All fiction is about creating worlds with words, but crime fiction is about competing realities and the conflicts and ironies (not to mention violence) created by them. Sophie Hannah's crime novels are about various voices, each creating a reality: one is always in the first person, the voice of a woman who struggles to reconcile her world with some kind of dissonance or create a strategic alternate reality. In the other half of the story, DS Charlie Zailer and DC Simon Waterhouse struggle to bring the alternate realities of the first-person narrator and the crime into coherence with "official" reality, while also struggling to bring their own personal realities into some relation to each other. In her not-yet-published The Other Half Lives, even more than in her earlier novels, competing realities are conjured by talk, often in oblique conversations that reveal the distance between the various characters' points of view on what's real. Ruth and her boyfriend Aidan have concealed from each everything important about their lives. When he challenges her to reveal a secret (and not knowing that she has still concealed the most important fact about herself), he reciprocates by admitting that he once murdered a woman--but it's a woman that she happens to know is very much alive. We overhear their continuing lies to each other, to the police, and to everyone else they know. Even the action sequence in the violent conclusion moves forward mostly in alternating conversation and interior monologue. There are several suggestions through the novel of the analogies between fiction writing and the world-building that the characters are exercising in their talk and action, as well. The result is a sophisticated, spiraling narrative that investigates the motives (and the repercussions) of ordinary life, the extraordinary circumstances that interrupt our lives, and the language that we use to maintain reality and cope with exigencies. Along the way, Hannah also portrays a particular niche in the art world (some of her characters are artists, some are arts professionals or collectors)--in particular the hype that supports certain kinds of art and the consequences for an artist of turning his or her back on the overheated world of major collectors and art fairs. The artists are painters whose work is rather unfashionable, appreciated only by collectors and others who recognize their talent in forcefully depicting human narratives (suggesting the talent of the crime writer, in fact, in several ways). The one object that suggests the flashier part of the art market is in fact a vivid (but private) "installation work" that grows directly from the tortured mind of a central character in the drama (a complex "artwork" whose resonance might be envied by a lot of artists, in or out of the fashionable "scene"). Hannah keeps the story away from the celebrity-driven realm of art, mentioning the Saatchi Collection but not portraying it, for instance, so that her story doesn't get sidetracked into a potboiler thriller or a roman à clef sort of book--she wisely keeps her focus on the characters (both the ones specific to this story and the ones common to all her crime novels), whose voices are vivid and believable even when what they are saying is difficult for us (or the police) to believe. There are also some very funny sequences, as well as a character-based wit that has always been important in her fiction.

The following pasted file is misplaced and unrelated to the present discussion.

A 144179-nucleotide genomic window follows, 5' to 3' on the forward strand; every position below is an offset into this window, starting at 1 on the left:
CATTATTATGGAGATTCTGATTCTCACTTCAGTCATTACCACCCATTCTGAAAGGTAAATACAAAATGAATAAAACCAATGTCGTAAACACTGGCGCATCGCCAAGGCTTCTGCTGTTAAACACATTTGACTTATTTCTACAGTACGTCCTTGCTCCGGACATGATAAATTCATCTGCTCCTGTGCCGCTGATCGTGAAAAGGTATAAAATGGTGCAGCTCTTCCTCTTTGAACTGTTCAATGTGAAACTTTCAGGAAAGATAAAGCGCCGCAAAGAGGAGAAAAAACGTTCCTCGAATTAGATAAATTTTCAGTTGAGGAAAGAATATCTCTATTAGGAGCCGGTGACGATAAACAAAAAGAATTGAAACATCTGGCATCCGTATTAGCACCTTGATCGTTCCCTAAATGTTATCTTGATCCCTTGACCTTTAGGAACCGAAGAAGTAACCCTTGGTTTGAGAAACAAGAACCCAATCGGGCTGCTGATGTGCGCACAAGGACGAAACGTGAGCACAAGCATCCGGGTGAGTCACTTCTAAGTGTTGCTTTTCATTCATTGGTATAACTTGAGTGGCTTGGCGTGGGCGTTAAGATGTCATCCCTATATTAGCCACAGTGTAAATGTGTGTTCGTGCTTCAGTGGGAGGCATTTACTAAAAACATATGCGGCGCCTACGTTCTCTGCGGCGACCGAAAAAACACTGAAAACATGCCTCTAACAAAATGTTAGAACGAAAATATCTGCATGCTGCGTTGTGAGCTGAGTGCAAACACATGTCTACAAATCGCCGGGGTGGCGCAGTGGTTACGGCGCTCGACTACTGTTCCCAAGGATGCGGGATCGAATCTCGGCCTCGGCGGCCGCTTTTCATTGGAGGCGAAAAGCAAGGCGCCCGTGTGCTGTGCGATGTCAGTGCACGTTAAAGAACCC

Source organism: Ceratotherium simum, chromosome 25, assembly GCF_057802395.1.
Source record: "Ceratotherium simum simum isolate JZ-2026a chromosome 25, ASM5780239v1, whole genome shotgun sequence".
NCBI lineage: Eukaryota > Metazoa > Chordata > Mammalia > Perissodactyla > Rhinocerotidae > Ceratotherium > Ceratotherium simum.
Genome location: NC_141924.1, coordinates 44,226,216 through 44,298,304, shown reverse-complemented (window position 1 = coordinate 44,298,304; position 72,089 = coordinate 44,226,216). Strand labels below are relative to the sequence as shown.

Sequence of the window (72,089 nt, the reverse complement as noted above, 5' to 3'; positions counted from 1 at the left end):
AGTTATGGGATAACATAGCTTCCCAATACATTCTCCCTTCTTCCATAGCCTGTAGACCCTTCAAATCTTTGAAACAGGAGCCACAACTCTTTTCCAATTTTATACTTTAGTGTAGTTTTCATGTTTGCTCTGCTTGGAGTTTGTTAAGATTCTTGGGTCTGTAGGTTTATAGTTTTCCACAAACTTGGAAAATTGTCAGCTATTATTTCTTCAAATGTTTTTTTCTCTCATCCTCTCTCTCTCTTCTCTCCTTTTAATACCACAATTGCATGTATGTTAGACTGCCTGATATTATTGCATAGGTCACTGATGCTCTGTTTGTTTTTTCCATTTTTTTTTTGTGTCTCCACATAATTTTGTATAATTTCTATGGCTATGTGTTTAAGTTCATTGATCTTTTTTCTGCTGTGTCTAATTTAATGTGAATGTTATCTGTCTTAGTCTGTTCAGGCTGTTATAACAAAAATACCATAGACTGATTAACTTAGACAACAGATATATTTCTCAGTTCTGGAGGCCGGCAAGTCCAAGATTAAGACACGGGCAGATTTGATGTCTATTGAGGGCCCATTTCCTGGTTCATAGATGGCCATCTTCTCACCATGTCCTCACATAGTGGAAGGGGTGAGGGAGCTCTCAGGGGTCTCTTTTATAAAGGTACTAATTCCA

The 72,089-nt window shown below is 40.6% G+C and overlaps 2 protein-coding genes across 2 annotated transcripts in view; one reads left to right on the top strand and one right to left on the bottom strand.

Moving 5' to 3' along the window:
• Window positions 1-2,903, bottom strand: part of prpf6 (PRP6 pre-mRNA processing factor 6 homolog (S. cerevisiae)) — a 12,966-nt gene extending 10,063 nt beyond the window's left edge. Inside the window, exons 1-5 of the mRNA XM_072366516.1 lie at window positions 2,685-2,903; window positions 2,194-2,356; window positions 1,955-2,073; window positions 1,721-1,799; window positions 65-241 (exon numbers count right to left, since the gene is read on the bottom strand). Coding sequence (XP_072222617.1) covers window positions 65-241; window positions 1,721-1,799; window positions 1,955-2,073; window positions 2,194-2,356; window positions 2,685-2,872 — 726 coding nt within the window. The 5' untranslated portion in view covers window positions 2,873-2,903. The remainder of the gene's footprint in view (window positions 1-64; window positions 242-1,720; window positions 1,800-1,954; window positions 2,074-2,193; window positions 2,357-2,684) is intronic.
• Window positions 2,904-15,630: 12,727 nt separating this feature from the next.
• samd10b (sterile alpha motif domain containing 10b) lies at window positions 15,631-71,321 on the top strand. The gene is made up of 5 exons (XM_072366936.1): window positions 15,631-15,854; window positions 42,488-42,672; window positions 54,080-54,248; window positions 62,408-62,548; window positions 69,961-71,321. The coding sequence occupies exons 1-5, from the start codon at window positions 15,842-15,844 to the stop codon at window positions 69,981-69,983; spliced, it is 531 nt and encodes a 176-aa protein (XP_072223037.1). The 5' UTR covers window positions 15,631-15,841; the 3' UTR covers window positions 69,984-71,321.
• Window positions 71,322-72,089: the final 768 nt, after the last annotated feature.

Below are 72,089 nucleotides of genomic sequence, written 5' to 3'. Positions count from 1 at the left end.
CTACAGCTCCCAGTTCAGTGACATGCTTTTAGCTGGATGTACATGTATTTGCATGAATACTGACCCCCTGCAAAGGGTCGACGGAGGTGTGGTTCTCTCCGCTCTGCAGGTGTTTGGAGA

All in all, The Other Half Lives is a compelling novel that is sustained by clearly drawn characters and complex but controlled storytelling, rather than clichés of plot, genre, and action. Hannah never condescends to genre, though--all her novels are clearly crime fiction, though also very hard to categorize, having as they do elements of various forms within and beyond the genre, mixed together creatively. I don't have an image of the cover to post with this review--there's not one available yet. So here's a cover image of one of her poetry collections, which in fact has a very noir-sounding title. I'll add The Other Half Lives cover when the it shows up on-line and the book is closer to its release date.